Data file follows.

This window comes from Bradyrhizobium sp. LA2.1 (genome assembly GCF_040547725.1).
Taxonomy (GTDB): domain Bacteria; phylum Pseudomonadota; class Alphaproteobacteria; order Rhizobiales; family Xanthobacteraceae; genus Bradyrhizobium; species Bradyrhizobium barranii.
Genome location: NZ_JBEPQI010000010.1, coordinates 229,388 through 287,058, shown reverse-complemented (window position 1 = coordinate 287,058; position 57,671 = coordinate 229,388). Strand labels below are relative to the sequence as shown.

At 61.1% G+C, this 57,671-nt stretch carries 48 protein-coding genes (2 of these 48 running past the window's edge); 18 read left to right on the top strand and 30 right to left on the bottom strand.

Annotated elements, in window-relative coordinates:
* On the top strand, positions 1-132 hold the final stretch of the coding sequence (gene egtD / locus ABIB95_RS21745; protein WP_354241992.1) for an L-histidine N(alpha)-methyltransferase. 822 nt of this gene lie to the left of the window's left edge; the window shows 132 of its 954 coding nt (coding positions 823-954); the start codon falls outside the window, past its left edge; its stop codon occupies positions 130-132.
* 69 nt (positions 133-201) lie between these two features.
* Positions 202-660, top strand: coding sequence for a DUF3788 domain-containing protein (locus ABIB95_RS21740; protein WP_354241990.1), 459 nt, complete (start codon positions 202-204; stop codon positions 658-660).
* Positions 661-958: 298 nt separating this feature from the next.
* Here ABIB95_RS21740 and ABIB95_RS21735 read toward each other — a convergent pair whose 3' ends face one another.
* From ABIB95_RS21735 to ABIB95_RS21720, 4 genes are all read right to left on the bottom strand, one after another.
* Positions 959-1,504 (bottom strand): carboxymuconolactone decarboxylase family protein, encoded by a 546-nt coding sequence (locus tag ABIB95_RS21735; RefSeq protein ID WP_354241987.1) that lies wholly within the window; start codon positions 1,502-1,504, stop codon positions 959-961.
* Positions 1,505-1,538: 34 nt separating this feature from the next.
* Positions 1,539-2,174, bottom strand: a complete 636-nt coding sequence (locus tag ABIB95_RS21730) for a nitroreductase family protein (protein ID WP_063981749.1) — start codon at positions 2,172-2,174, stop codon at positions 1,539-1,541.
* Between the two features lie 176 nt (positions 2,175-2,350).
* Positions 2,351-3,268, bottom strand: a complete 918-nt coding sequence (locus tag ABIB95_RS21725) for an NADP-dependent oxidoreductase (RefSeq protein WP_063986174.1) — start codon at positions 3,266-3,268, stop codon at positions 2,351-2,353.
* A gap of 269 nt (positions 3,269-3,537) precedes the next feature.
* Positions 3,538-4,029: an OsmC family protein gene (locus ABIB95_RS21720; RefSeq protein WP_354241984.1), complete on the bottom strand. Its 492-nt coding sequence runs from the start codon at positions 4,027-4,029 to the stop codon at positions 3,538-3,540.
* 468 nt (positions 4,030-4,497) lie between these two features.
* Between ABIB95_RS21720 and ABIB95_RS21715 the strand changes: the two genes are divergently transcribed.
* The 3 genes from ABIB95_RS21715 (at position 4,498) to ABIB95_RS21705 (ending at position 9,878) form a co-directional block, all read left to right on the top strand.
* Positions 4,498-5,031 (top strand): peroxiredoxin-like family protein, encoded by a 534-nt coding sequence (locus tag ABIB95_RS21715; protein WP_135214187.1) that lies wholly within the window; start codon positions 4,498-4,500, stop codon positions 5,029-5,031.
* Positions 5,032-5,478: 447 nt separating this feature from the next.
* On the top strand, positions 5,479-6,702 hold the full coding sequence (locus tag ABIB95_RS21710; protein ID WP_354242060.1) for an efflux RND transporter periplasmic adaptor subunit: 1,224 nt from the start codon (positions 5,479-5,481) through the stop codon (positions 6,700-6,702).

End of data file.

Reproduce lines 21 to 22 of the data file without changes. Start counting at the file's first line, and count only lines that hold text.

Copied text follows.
* The 3 genes from ABIB95_RS21715 (at position 4,498) to ABIB95_RS21705 (ending at position 9,878) form a co-directional block, all read left to right on the top strand.
* Positions 4,498-5,031 (top strand): peroxiredoxin-like family protein, encoded by a 534-nt coding sequence (locus tag ABIB95_RS21715; protein WP_135214187.1) that lies wholly within the window; start codon positions 4,498-4,500, stop codon positions 5,029-5,031.